Urgent delivery of the Report on the compliance with the International Pact on Economic, Social and Cultural Rights, which was due in June 2014, and the urgent ratification of its Optional Protocol. Respect for democracy, popular participation and mobilization, with no repression and violence against human rights defenders and demonstrators in social protests.
Respect and increase the State-Religion separation — not to eliminate the cooperation between them, but to avoid the interference of religious dogmas and doctrines in the implementation of public policies, and to protect traditional (indigenous) and Afro-Brazilian religions.
The different hierarchies established in societies such as the ones defined by gender, race, ethnicity, age and generation, geographical or territorial location, class, sexual orientation, physical or mental condition, political or religious positions, are part of the creation of the inequalities and violence to which socially excluded groups are submitted, such as the Brazilian black population. These inequalities cross generations and are expressed in the highest levels of poverty; in violence; in rights violations, particularly economic, social, cultural and environmental rights, as well as in the lack of access to justice.
The black population is still submitted to insufficient income levels; low schooling and employability rates; housing precariousness, in areas with non-existing or inadequate services. They are also submitted to the violence and criminality perpetrated by the Brazilian government. The high homicide and incarceration rates among the black youth reveals a social control policy that causes deaths and arrests. Moreover, this group is under-represented in the instances of power and decision-making, once black people correspond to 54 per cent of the Brazilian population. Even 129 years after the slavery abolition and almost 29 years since the promulgation of the present Federal Constitution (1988), Brazil’s reality shows that racism is still present in all social and state structures in the country. After 1988, racism became a crime no longer subject to bail or a time limit. “To practice, induce or encourage the discrimination because of race, color, ethnicity, religion or nationality”.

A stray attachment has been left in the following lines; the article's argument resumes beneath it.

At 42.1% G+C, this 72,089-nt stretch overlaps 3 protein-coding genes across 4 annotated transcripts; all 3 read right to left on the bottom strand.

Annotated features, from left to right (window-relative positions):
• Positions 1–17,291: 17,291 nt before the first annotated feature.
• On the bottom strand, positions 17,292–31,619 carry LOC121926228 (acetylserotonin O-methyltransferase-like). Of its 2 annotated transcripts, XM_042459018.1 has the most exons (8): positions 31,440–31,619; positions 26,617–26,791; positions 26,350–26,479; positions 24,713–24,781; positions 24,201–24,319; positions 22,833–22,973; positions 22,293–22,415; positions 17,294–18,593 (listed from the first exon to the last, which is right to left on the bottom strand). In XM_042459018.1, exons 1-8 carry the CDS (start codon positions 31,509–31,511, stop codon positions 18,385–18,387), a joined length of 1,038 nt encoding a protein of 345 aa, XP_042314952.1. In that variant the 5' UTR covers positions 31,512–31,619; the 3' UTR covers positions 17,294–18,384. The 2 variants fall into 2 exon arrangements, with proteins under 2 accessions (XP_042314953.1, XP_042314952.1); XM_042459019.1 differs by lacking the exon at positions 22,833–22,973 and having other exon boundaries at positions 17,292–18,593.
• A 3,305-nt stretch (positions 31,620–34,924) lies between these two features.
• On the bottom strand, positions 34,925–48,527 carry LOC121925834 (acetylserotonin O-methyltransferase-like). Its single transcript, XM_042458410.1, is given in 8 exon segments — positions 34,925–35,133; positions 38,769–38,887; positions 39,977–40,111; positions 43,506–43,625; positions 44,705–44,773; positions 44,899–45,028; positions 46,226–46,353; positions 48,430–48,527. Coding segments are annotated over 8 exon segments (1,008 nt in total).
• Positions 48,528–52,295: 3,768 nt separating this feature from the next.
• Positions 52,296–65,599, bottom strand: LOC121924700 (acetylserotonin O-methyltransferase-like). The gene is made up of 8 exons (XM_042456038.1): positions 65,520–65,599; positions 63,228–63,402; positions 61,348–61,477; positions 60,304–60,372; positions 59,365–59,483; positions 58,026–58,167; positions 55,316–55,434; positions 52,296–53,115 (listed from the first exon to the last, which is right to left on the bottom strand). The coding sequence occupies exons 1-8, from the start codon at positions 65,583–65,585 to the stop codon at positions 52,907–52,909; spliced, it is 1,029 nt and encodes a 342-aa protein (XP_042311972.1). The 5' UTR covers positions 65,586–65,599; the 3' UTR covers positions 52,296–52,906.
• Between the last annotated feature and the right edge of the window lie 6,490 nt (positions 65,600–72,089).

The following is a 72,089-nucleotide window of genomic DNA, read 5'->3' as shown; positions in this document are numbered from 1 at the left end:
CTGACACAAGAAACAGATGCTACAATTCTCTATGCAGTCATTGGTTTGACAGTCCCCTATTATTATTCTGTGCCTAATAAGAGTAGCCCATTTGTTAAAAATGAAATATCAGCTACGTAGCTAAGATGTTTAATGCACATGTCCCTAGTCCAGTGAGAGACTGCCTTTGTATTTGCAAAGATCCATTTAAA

As for freedom of speech and belief, the racist bias of the state is evidenced in the persecution and violence suffered by the black population in the cultural and religious segment.
One of the major challenges for stopping racism and implementing human rights for the black population is a political attitude by public authorities and society in order to confront racism practices in public and private institutions.
Investigation on the causes of black youth homicides in Brazil and the incarceration policy that affects the black youth in Brazil (particularly black women), as well as the creation of remedial measures for the losses caused to families and the black population as a whole.
Implementation of the actions provisioned by the Racial Equality Statute (Law 12288/2010), establishing the Racial Equality Promotion System and programs to eradicate institutional racism. Reinforcement of policies to confront institutional racism, increasing access opportunities to jobs and public policies, basic services such as healthcare and education, and the protection of groups vulnerable to violence, such as black girls and women.
Compliance with international conventions and treaties that protect these groups’ rights, such as the International Convention on the Elimination of All Forms of Racial Discrimination, the Convention to Eliminate all forms of Discrimination Against Women and the Inter-American Convention on the Prevention, Punishment, and Eradication of Violence against Women, as well as the national laws that provide for protection from discrimination.